UCL Department of Biochemical Engineering


Charnett Chau wins Best PGTA Leadership and Best Overall PGTA Contribution at IEP Teaching Excellence Awards

15 March 2018

Earlier this month, the Integrated Engineering Programme (IEP) hosted its annual PGTA Teaching Excellence Awards at the CATE Celebration Evening. These annual awards are designed to recognise the contribution PGTAs make to teaching, and the student learning experience, on IEP modules. The categories are Best Team Contribution, Best Assessment & Feedback, Best Leadership, Best Student Engagement, and Best Overall PGTA Contribution. Biochemical and Chemical Engineering research student Charnett Chau was not only nominated in all four categories, but was also nominated twice in the Best Team Contribution category - an amazing reflection of her hard work, and impact on her colleagues and IEP students

Charnett won the “Best Leadership” award, as the judging panel felt that her wide range of nominations across all categories epitomised leading by example. “Charnett is an amazing senior postgraduate teaching assistant for ENGS102P. She takes her leadership role very seriously in terms of both management of fellow teaching assistants, as well as guiding and training. She fully deserves this award” enthused one nominator.

The sheer number of nominations and extent of her PGTA contribution this year is what led the committee to give Charnett the “Best Overall PGTA Contribution” award. Comments include: “...she has done fantastic work this year mentoring presentation PGTAs…” and “

Charnett is positive, enthusiastic and always 100% reliable. We have just finished a huge marking session and she has dedicated a lot of time to ensuring she checks all of the student work… She gives every activity her full energy and there is always a smile on her face… her can-do attitude makes her such a joy to work with. Charnett really cares about the learning activities.”

Charnett is a PhD student working with Dean of Engineering Professor Nigel Titchener-Hooker across Biochemical Engineering and Chemical Engineering. Charnett began her undergraduate degree at UCL Biochemical Engineering in 2009, undertaking part of her studies in industry and abroad, comprising a sandwich year working with Eli Lilly in Kinsale in Ireland as well as doing a year in Toronto. Charnett was the third UCL student to take a year at Eli Lilly; current Biochemical MEng student Amandeep Varia taking a year out at Lilley during 18/19, and Biochemical Engineering graduate Georgina Hunter has also just taken up a new role at Lilley.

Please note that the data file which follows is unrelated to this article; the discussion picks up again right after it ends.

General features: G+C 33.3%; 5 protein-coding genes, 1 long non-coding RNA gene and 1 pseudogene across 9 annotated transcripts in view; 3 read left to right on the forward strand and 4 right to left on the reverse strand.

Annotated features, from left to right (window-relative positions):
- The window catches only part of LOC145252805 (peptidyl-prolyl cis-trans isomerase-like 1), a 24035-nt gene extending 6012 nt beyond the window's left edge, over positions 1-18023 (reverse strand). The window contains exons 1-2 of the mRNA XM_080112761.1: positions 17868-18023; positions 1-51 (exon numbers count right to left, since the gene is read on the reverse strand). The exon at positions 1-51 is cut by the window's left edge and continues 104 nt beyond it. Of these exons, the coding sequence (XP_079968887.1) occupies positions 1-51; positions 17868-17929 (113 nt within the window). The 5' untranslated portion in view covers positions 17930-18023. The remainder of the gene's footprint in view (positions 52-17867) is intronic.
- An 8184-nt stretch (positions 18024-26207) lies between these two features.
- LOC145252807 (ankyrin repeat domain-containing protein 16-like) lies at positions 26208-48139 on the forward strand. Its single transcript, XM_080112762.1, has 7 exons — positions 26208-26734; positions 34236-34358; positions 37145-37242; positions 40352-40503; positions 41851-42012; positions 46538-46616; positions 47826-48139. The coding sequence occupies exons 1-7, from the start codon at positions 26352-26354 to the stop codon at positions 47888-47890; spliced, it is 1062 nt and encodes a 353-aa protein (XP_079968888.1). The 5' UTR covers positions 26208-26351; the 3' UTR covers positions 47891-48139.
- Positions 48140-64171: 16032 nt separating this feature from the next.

Charnett has taken on various postgraduate teaching assistant roles for the Integrated Engineering Programme, working with Dr Sunny Bains on technical writing and communications skills, plus marking ethics and law summary reports, as well as assessing presentations. In the three years that Charnett has been a PGTA she’s taken on new responsibilities, going from being a teaching assistant to mentoring new PGTAs in assessment and feedback to helping develop a new system to keep each classroom the same, increasing uniformity for the benefit of students.

“ENG102P classes need in-class PGTAs to ensure continuity across the duration of the module. There are a wide range of lecturers and it’s important to keep consistency and continuity. I was assigned the chemical engineering cohort last year and the biochemical engineering cohort this year. My role ensured quality assurance of the class by assisting the lecturers to improve student experience and answer questions to do with the module and it's assignments overall. I also worked with PGTAs to support the smooth running of the IEP "

“I am also a TA for BENG205P to assist with teaching life cycle assessment (LCA) in lectures and during scenario week. I obtained the role because Dr Brenda Parker (Biochemical Engineering Undergraduate Admissions Tutor) thought I’d be good since my PhD project involves LCA. Because the usual lecturer for LCA was on sabbatical, I took on the role to give the "Intro to LCA” class, it was amazing as I got to revamp the slides and do it my way."

“The students don’t know it yet but communication skills are very important to have! The ability to communicate effectively with a wide variety of people in a range of situations is important because us engineers are never working alone. Getting others to understand you is crucial. The communications skills our students acquire will play a crucial role in their futures careers.” Said Charnett.